How to Fill Out Paperwork for the SBA 7(a) Loan
Your business is counting on potential SBA funding to get off the ground (or grow). You want to make sure you’ve prepared yourself to the best of your ability before you sit down to meet with a lender, which means filling out a ton of paperwork. Before you fill out your SBA 7(a) loan paperwork, make sure you meet the eligibility requirements for the loan.
The SBA 7(a) loan application contains many sections, some of which are your lender’s responsibility to fill out and submit. Here’s a rundown of the seven main categories of documentation, and details on the parts you’ll be responsible for as the borrower.
1. SBA 7(a) Loan Application
This application includes three main parts: the 7(a) LGPC (Loan Guaranty Processing Center) Submission Cover Sheet, SBA Form(s) 1919, and SBA Form 1920. As the borrower, you’re only responsible for providing information for Form 1919.
The SBA Form 1919 states the borrower’s general information and helps determine their eligibility for the loan. You’ll need to submit a Form 1919 for each business owner. This can include any of the following roles:
- Managing members of an LLC
- Anyone hired by the applicant to manage day-to-day operations
- Owners who own 20% or more of the equity
- Trustor (if the applicant’s business is owned by a trust)
Unless you’re planning to complete and submit all of your forms in the very near future, avoid filling out this form right away. The reason? When you turn in a Form 1919, it must be dated within the previous 90 days. Here’s your link to the official SBA Form 1919.
To screen you for eligibility, the SBA requires your bank or lending institution to submit this form. (You won’t need to fill it out.) You’ll have a better chance of passing the screening in this section if you’ve taken steps to improve your credit and prepare yourself before approaching a lender.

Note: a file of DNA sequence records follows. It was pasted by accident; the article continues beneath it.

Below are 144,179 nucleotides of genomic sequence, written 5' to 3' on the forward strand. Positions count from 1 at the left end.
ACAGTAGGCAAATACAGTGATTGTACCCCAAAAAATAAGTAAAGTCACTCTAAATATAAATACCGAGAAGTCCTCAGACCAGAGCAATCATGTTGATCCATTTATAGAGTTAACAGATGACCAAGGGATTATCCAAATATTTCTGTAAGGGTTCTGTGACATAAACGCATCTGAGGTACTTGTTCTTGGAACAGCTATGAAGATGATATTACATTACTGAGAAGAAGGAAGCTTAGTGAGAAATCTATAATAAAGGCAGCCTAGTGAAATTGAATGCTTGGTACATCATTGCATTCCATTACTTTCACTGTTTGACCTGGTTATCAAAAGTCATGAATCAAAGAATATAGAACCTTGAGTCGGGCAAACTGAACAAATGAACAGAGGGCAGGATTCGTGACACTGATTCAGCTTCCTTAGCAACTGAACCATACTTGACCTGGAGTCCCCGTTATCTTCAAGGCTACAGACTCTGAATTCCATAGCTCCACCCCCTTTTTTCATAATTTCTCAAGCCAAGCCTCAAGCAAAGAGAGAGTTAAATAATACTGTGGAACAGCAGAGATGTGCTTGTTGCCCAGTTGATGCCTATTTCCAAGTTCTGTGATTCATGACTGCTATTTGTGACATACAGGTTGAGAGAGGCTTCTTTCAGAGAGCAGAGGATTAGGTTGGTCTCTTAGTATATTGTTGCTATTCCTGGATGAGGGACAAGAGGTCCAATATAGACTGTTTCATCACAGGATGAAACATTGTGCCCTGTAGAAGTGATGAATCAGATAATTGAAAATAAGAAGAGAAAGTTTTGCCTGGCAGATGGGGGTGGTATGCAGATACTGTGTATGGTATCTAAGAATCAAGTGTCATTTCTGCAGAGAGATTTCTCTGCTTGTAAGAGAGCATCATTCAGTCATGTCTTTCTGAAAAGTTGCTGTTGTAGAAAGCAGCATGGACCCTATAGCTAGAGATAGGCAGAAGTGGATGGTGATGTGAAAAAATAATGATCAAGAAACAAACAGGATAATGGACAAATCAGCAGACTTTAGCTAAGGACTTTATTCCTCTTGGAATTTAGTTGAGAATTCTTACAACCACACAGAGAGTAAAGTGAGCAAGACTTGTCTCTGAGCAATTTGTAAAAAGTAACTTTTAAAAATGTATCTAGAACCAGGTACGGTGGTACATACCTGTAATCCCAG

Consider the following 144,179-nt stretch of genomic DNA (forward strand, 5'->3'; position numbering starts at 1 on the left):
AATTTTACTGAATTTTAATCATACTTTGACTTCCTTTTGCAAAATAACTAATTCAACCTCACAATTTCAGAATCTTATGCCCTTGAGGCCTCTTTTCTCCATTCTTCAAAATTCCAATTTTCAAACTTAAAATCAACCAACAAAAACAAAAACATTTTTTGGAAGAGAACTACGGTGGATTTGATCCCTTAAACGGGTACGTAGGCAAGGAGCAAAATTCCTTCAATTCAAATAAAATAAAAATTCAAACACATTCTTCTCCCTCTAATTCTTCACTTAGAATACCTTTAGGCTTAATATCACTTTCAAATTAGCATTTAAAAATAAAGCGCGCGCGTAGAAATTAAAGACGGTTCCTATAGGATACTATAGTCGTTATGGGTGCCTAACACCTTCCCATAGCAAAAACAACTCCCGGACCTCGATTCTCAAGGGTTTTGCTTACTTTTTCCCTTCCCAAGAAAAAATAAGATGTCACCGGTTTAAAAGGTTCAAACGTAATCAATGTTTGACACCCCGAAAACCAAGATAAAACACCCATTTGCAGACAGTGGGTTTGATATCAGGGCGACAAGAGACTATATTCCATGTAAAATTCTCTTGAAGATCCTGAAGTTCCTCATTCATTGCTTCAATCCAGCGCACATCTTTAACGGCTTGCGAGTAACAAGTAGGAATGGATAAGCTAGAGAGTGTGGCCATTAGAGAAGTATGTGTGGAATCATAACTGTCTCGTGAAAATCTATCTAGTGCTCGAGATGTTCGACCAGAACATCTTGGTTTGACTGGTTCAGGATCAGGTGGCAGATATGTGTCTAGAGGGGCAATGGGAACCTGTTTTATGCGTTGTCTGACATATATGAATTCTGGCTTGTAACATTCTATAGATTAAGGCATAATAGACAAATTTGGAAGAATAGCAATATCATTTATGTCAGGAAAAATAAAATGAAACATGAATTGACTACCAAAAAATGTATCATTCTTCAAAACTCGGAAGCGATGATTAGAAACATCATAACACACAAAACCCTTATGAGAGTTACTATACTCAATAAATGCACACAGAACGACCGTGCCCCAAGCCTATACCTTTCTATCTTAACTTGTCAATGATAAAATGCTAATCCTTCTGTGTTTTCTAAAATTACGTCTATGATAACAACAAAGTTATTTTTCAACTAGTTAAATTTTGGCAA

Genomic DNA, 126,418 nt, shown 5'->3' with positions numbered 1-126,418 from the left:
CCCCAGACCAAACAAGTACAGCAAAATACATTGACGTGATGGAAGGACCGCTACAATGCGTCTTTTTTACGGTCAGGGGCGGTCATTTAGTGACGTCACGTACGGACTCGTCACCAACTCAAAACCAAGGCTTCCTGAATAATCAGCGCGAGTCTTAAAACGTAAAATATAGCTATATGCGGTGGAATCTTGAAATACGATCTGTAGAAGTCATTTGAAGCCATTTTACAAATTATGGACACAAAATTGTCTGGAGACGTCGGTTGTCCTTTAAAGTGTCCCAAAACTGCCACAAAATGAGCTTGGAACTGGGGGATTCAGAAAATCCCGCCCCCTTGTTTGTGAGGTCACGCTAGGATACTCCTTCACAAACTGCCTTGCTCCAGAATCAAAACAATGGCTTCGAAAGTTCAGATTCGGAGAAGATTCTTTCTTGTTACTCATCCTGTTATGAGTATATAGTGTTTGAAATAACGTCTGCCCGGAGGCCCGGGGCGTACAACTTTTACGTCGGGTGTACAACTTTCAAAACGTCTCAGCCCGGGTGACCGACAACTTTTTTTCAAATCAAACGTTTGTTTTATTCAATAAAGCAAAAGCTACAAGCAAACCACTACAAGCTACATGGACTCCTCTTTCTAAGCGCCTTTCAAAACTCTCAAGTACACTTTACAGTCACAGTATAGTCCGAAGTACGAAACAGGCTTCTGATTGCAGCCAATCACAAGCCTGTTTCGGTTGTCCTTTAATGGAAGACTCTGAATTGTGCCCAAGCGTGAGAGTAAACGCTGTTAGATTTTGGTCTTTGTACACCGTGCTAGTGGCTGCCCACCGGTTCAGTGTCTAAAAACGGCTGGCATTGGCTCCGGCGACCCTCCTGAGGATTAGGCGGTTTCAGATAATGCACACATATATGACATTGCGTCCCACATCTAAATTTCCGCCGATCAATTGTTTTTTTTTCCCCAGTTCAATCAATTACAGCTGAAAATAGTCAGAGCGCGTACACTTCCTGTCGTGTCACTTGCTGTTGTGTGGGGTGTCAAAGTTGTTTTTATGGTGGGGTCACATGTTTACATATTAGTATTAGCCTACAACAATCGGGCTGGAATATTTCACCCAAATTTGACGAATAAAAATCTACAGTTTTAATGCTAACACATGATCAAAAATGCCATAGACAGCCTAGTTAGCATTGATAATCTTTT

2. Lender’s Credit Memorandum
This is another form that the lender will submit on your behalf. It details your creditworthiness based on a number of factors. Learn more about improving your business’s creditworthiness here.
The lender will also need to submit a business debt schedule on your behalf. You can streamline this process by bringing a list of your business’s long-term debts—including the debts of co-borrowers, affiliates, and eligible passive companies (EPCs)—to your meeting with your lender.
3. Draft Authorization
The SBA requires Certified Loan Program (CLP) lenders to submit this form, but other lenders are encouraged to submit it as well.
4. Personal Information: Your Documentation
Apart from the official SBA 7(a) loan forms, you’ll need to bring in personal documentation. There are three components to this section, but not all three are required of all applicants. The components are:
- Personal Financial Statement
- Statement of Personal History
- Documentation of Alien Status
The Personal Financial Statement is the only component that all borrowers must complete. Your lender (rather than the SBA) will provide this form when you meet. To fill it out, you’ll need to bring information about your personal assets and liabilities. These include:
- Checking and savings accounts
- Retirement and IRA accounts
- Stocks, bonds, or other investment income
- Salaries, disability, SSI, pensions, or other sources of income
- Credit card and loan accounts
Note that you’ll have to provide this information for yourself, your spouse (even if they won’t be a guarantor), and any other owners who own 20% or more of the business.